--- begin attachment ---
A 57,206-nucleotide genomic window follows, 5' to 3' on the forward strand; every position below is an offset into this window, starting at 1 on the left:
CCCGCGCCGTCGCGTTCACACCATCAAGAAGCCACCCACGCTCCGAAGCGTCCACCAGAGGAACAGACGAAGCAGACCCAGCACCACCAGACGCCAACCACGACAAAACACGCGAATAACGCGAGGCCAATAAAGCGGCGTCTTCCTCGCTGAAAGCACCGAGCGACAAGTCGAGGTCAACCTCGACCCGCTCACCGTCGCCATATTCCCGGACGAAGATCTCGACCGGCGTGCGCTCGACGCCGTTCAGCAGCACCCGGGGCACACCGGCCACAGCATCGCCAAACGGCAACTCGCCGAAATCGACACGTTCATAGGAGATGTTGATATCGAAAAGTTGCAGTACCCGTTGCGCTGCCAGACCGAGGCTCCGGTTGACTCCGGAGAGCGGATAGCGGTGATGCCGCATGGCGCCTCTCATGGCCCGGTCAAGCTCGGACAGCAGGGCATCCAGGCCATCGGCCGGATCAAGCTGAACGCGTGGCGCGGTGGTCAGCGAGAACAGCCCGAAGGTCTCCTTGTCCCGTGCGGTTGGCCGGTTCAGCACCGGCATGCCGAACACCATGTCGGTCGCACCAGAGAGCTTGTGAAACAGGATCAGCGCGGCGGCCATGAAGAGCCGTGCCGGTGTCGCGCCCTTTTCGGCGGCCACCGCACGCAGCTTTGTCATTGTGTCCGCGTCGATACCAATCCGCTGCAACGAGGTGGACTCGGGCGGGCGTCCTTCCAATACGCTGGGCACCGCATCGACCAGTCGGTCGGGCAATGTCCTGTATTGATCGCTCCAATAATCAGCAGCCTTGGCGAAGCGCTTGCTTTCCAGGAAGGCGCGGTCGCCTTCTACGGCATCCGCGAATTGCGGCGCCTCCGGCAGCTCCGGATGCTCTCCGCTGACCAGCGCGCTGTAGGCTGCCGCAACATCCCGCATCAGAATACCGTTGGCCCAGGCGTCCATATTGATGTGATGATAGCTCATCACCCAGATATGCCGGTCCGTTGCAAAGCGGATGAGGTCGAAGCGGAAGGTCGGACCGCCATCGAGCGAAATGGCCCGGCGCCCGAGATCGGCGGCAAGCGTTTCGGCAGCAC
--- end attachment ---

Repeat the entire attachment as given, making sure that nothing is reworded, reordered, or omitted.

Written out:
A 57,206-nucleotide genomic window follows, 5' to 3' on the forward strand; every position below is an offset into this window, starting at 1 on the left:
CCCGCGCCGTCGCGTTCACACCATCAAGAAGCCACCCACGCTCCGAAGCGTCCACCAGAGGAACAGACGAAGCAGACCCAGCACCACCAGACGCCAACCACGACAAAACACGCGAATAACGCGAGGCCAATAAAGCGGCGTCTTCCTCGCTGAAAGCACCGAGCGACAAGTCGAGGTCAACCTCGACCCGCTCACCGTCGCCATATTCCCGGACGAAGATCTCGACCGGCGTGCGCTCGACGCCGTTCAGCAGCACCCGGGGCACACCGGCCACAGCATCGCCAAACGGCAACTCGCCGAAATCGACACGTTCATAGGAGATGTTGATATCGAAAAGTTGCAGTACCCGTTGCGCTGCCAGACCGAGGCTCCGGTTGACTCCGGAGAGCGGATAGCGGTGATGCCGCATGGCGCCTCTCATGGCCCGGTCAAGCTCGGACAGCAGGGCATCCAGGCCATCGGCCGGATCAAGCTGAACGCGTGGCGCGGTGGTCAGCGAGAACAGCCCGAAGGTCTCCTTGTCCCGTGCGGTTGGCCGGTTCAGCACCGGCATGCCGAACACCATGTCGGTCGCACCAGAGAGCTTGTGAAACAGGATCAGCGCGGCGGCCATGAAGAGCCGTGCCGGTGTCGCGCCCTTTTCGGCGGCCACCGCACGCAGCTTTGTCATTGTGTCCGCGTCGATACCAATCCGCTGCAACGAGGTGGACTCGGGCGGGCGTCCTTCCAATACGCTGGGCACCGCATCGACCAGTCGGTCGGGCAATGTCCTGTATTGATCGCTCCAATAATCAGCAGCCTTGGCGAAGCGCTTGCTTTCCAGGAAGGCGCGGTCGCCTTCTACGGCATCCGCGAATTGCGGCGCCTCCGGCAGCTCCGGATGCTCTCCGCTGACCAGCGCGCTGTAGGCTGCCGCAACATCCCGCATCAGAATACCGTTGGCCCAGGCGTCCATATTGATGTGATGATAGCTCATCACCCAGATATGCCGGTCCGTTGCAAAGCGGATGAGGTCGAAGCGGAAGGTCGGACCGCCATCGAGCGAAATGGCCCGGCGCCCGAGATCGGCGGCAAGCGTTTCGGCAGCAC